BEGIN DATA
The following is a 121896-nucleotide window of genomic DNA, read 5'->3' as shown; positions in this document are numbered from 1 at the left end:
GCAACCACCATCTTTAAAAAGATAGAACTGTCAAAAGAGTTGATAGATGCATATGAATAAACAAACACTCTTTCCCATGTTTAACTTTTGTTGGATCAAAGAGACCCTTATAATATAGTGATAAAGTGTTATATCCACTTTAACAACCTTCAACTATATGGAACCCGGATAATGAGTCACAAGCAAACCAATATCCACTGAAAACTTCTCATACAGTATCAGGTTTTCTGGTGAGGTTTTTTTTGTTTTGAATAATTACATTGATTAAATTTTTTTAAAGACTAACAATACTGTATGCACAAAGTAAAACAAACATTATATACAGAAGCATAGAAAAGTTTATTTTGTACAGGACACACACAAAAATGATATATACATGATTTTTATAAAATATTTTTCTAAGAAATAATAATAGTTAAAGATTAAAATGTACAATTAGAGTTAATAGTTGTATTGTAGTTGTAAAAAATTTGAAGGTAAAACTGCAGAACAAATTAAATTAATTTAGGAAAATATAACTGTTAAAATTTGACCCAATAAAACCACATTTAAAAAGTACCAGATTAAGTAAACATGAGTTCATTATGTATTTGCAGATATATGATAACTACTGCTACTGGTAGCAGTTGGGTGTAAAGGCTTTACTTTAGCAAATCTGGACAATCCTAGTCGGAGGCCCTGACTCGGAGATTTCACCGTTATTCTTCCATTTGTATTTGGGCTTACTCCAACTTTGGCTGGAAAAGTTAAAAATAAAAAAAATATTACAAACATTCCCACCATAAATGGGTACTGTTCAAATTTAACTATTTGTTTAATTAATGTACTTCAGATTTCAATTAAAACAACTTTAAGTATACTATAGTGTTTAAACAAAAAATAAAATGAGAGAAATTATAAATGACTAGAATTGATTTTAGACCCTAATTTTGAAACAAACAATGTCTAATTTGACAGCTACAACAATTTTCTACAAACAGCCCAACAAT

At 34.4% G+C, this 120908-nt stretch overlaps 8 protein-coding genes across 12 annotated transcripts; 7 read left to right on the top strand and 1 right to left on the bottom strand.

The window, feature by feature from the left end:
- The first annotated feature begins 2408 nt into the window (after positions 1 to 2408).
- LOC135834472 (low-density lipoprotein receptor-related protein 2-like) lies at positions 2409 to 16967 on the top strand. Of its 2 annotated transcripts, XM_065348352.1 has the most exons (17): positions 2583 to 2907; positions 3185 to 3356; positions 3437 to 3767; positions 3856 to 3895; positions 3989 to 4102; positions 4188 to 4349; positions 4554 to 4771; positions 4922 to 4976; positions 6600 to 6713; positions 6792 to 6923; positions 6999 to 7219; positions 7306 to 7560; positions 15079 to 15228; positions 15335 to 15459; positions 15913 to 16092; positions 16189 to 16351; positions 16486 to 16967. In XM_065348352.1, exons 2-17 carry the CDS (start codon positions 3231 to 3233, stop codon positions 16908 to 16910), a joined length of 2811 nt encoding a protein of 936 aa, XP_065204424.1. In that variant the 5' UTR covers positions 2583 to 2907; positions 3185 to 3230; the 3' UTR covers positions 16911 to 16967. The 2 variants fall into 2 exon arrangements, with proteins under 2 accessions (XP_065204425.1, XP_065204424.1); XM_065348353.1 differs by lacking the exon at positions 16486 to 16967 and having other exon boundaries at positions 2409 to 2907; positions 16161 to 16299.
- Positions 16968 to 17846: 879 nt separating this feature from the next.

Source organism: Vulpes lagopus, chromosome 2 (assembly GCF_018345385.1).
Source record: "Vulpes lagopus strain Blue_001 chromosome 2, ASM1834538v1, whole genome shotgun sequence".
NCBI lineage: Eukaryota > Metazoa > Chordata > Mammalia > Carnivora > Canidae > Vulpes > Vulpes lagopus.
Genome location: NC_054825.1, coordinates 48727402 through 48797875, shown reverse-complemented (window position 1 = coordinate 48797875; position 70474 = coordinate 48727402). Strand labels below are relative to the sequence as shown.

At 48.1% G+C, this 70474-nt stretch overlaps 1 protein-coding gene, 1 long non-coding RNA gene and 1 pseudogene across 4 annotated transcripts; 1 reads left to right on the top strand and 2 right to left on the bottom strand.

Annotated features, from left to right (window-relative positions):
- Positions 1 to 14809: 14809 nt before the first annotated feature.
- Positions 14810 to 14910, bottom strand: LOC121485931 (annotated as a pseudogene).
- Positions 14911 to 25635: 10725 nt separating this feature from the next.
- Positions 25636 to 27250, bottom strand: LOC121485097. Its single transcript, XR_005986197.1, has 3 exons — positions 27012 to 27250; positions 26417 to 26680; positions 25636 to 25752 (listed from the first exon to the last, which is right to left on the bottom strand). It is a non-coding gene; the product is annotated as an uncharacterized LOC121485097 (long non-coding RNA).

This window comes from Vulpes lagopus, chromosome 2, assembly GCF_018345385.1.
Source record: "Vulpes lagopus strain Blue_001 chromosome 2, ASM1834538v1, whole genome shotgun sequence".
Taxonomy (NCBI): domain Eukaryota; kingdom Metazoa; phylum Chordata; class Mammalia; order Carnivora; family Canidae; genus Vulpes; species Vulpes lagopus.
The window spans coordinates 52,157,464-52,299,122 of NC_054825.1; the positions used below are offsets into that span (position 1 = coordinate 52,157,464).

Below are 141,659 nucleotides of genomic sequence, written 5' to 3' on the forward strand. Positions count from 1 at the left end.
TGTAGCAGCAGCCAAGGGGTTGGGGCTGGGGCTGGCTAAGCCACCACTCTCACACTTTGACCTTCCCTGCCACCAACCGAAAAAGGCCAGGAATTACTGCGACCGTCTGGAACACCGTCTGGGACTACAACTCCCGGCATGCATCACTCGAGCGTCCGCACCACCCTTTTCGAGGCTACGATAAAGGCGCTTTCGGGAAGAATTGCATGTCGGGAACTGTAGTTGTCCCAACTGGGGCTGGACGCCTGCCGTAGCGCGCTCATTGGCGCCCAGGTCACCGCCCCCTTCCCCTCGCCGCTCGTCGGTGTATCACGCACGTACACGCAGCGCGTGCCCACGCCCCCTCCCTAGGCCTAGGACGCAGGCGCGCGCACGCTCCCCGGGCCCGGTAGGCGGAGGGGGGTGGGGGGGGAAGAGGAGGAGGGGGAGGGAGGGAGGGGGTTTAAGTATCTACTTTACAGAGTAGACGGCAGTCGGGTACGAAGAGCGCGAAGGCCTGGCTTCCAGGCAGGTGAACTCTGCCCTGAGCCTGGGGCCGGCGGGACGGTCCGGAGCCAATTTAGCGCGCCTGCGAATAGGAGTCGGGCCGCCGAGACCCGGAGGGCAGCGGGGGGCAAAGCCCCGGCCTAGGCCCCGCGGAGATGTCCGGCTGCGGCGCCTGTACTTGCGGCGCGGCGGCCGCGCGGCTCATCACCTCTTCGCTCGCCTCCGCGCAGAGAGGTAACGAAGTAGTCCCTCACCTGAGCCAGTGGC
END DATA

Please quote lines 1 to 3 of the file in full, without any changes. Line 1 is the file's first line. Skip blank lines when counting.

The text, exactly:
The following is a 121896-nucleotide window of genomic DNA, read 5'->3' as shown; positions in this document are numbered from 1 at the left end:
GCAACCACCATCTTTAAAAAGATAGAACTGTCAAAAGAGTTGATAGATGCATATGAATAAACAAACACTCTTTCCCATGTTTAACTTTTGTTGGATCAAAGAGACCCTTATAATATAGTGATAAAGTGTTATATCCACTTTAACAACCTTCAACTATATGGAACCCGGATAATGAGTCACAAGCAAACCAATATCCACTGAAAACTTCTCATACAGTATCAGGTTTTCTGGTGAGGTTTTTTTTGTTTTGAATAATTACATTGATTAAATTTTTTTAAAGACTAACAATACTGTATGCACAAAGTAAAACAAACATTATATACAGAAGCATAGAAAAGTTTATTTTGTACAGGACACACACAAAAATGATATATACATGATTTTTATAAAATATTTTTCTAAGAAATAATAATAGTTAAAGATTAAAATGTACAATTAGAGTTAATAGTTGTATTGTAGTTGTAAAAAATTTGAAGGTAAAACTGCAGAACAAATTAAATTAATTTAGGAAAATATAACTGTTAAAATTTGACCCAATAAAACCACATTTAAAAAGTACCAGATTAAGTAAACATGAGTTCATTATGTATTTGCAGATATATGATAACTACTGCTACTGGTAGCAGTTGGGTGTAAAGGCTTTACTTTAGCAAATCTGGACAATCCTAGTCGGAGGCCCTGACTCGGAGATTTCACCGTTATTCTTCCATTTGTATTTGGGCTTACTCCAACTTTGGCTGGAAAAGTTAAAAATAAAAAAAATATTACAAACATTCCCACCATAAATGGGTACTGTTCAAATTTAACTATTTGTTTAATTAATGTACTTCAGATTTCAATTAAAACAACTTTAAGTATACTATAGTGTTTAAACAAAAAATAAAATGAGAGAAATTATAAATGACTAGAATTGATTTTAGACCCTAATTTTGAAACAAACAATGTCTAATTTGACAGCTACAACAATTTTCTACAAACAGCCCAACAAT

At 34.4% G+C, this 120908-nt stretch overlaps 8 protein-coding genes across 12 annotated transcripts; 7 read left to right on the top strand and 1 right to left on the bottom strand.